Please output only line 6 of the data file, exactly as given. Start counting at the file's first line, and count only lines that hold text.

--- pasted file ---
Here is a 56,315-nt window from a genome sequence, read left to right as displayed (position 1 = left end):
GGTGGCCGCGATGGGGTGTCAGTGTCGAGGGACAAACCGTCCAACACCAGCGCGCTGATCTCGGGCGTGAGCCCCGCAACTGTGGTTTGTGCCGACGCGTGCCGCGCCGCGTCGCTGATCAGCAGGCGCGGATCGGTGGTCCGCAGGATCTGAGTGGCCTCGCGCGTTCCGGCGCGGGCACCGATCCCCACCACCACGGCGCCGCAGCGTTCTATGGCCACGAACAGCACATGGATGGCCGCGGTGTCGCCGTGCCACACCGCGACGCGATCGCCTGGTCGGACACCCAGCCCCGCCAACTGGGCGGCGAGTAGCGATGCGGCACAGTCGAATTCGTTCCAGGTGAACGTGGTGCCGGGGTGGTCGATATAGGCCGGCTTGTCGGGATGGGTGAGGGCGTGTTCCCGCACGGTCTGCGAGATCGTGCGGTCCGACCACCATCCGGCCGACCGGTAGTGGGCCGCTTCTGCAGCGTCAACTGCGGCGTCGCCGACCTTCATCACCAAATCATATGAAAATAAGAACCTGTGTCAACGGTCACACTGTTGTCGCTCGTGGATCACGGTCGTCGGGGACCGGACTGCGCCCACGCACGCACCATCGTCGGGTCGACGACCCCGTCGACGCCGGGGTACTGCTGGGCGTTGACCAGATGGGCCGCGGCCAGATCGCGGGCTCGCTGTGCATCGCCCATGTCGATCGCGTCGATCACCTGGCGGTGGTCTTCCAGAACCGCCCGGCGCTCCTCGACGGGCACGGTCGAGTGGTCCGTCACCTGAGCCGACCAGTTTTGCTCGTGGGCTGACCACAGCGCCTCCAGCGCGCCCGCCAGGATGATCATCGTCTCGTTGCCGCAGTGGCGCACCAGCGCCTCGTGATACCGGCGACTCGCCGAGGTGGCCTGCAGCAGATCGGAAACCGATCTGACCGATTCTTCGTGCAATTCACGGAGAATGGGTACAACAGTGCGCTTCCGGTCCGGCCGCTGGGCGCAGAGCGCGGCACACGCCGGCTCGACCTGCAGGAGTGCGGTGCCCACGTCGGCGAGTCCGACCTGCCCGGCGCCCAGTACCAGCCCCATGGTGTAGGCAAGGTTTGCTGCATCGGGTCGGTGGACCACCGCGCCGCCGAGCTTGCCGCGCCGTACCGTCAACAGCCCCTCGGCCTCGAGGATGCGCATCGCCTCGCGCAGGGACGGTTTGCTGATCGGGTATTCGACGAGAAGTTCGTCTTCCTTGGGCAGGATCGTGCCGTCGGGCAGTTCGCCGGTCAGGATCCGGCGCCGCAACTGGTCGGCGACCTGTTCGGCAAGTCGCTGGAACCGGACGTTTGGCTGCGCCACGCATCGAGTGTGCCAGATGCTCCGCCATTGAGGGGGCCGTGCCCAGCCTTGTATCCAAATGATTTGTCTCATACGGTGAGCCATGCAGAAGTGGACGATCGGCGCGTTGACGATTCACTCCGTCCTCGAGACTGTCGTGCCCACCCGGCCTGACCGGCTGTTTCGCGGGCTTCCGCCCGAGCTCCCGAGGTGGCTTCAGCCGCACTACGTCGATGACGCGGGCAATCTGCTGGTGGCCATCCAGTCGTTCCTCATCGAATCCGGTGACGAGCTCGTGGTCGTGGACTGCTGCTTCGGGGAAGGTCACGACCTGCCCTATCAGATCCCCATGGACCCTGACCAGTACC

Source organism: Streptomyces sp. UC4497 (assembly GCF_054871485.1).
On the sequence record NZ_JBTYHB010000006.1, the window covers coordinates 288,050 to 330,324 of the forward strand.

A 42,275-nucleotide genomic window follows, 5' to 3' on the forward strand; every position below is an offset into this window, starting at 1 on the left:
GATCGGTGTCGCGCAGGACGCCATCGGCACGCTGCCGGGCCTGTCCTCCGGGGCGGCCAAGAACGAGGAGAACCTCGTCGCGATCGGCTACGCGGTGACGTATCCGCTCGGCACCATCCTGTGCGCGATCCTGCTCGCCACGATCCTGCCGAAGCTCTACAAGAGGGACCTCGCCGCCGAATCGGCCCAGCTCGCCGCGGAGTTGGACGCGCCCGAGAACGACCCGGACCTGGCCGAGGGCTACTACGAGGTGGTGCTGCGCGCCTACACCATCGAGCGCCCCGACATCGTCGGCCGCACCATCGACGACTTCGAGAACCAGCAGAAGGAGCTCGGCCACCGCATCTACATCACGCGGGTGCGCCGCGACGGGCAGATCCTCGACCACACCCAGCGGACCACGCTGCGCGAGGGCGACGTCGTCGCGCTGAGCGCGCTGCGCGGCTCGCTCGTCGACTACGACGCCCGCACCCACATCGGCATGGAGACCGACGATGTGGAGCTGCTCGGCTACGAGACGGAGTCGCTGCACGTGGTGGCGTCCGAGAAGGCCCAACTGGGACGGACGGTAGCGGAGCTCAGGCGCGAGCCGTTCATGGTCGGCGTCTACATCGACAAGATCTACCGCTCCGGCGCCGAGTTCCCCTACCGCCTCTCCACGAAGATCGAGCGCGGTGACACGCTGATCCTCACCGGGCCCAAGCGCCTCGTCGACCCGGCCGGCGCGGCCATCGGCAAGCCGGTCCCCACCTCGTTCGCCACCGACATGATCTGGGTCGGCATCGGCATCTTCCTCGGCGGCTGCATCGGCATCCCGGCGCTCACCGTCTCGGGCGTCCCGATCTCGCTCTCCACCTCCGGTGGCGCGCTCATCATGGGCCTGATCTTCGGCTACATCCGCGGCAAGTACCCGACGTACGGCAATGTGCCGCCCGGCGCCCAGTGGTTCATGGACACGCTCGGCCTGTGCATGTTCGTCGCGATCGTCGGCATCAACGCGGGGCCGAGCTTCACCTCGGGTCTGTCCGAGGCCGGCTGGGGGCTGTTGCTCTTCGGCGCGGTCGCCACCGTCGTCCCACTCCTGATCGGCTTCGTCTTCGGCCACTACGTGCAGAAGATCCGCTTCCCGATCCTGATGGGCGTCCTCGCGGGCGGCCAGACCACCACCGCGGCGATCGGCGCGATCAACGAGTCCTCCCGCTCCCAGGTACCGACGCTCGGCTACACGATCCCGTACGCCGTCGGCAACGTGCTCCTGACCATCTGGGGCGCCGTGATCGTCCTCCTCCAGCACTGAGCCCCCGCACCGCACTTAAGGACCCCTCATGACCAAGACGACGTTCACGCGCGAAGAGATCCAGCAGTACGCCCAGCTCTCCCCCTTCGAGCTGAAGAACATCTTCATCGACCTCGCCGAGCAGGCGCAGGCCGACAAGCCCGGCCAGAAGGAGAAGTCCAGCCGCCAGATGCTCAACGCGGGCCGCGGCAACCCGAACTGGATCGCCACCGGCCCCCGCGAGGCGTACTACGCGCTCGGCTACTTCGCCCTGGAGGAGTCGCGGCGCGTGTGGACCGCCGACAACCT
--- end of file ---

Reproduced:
GATCGGTGTCGCGCAGGACGCCATCGGCACGCTGCCGGGCCTGTCCTCCGGGGCGGCCAAGAACGAGGAGAACCTCGTCGCGATCGGCTACGCGGTGACGTATCCGCTCGGCACCATCCTGTGCGCGATCCTGCTCGCCACGATCCTGCCGAAGCTCTACAAGAGGGACCTCGCCGCCGAATCGGCCCAGCTCGCCGCGGAGTTGGACGCGCCCGAGAACGACCCGGACCTGGCCGAGGGCTACTACGAGGTGGTGCTGCGCGCCTACACCATCGAGCGCCCCGACATCGTCGGCCGCACCATCGACGACTTCGAGAACCAGCAGAAGGAGCTCGGCCACCGCATCTACATCACGCGGGTGCGCCGCGACGGGCAGATCCTCGACCACACCCAGCGGACCACGCTGCGCGAGGGCGACGTCGTCGCGCTGAGCGCGCTGCGCGGCTCGCTCGTCGACTACGACGCCCGCACCCACATCGGCATGGAGACCGACGATGTGGAGCTGCTCGGCTACGAGACGGAGTCGCTGCACGTGGTGGCGTCCGAGAAGGCCCAACTGGGACGGACGGTAGCGGAGCTCAGGCGCGAGCCGTTCATGGTCGGCGTCTACATCGACAAGATCTACCGCTCCGGCGCCGAGTTCCCCTACCGCCTCTCCACGAAGATCGAGCGCGGTGACACGCTGATCCTCACCGGGCCCAAGCGCCTCGTCGACCCGGCCGGCGCGGCCATCGGCAAGCCGGTCCCCACCTCGTTCGCCACCGACATGATCTGGGTCGGCATCGGCATCTTCCTCGGCGGCTGCATCGGCATCCCGGCGCTCACCGTCTCGGGCGTCCCGATCTCGCTCTCCACCTCCGGTGGCGCGCTCATCATGGGCCTGATCTTCGGCTACATCCGCGGCAAGTACCCGACGTACGGCAATGTGCCGCCCGGCGCCCAGTGGTTCATGGACACGCTCGGCCTGTGCATGTTCGTCGCGATCGTCGGCATCAACGCGGGGCCGAGCTTCACCTCGGGTCTGTCCGAGGCCGGCTGGGGGCTGTTGCTCTTCGGCGCGGTCGCCACCGTCGTCCCACTCCTGATCGGCTTCGTCTTCGGCCACTACGTGCAGAAGATCCGCTTCCCGATCCTGATGGGCGTCCTCGCGGGCGGCCAGACCACCACCGCGGCGATCGGCGCGATCAACGAGTCCTCCCGCTCCCAGGTACCGACGCTCGGCTACACGATCCCGTACGCCGTCGGCAACGTGCTCCTGACCATCTGGGGCGCCGTGATCGTCCTCCTCCAGCACTGAGCCCCCGCACCGCACTTAAGGACCCCTCATGACCAAGACGACGTTCACGCGCGAAGAGATCCAGCAGTACGCCCAGCTCTCCCCCTTCGAGCTGAAGAACATCTTCATCGACCTCGCCGAGCAGGCGCAGGCCGACAAGCCCGGCCAGAAGGAGAAGTCCAGCCGCCAGATGCTCAACGCGGGCCGCGGCAACCCGAACTGGATCGCCACCGGCCCCCGCGAGGCGTACTACGCGCTCGGCTACTTCGCCCTGGAGGAGTCGCGGCGCGTGTGGACCGCCGACAACCT